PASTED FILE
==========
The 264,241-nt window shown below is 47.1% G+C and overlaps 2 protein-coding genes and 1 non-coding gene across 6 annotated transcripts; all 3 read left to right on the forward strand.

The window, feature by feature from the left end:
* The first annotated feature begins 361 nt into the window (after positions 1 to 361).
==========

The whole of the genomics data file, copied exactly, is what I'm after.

The 264,241-nt window shown below is 47.1% G+C and overlaps 2 protein-coding genes and 1 non-coding gene across 6 annotated transcripts; all 3 read left to right on the forward strand.

The window, feature by feature from the left end:
* The first annotated feature begins 361 nt into the window (after positions 1 to 361).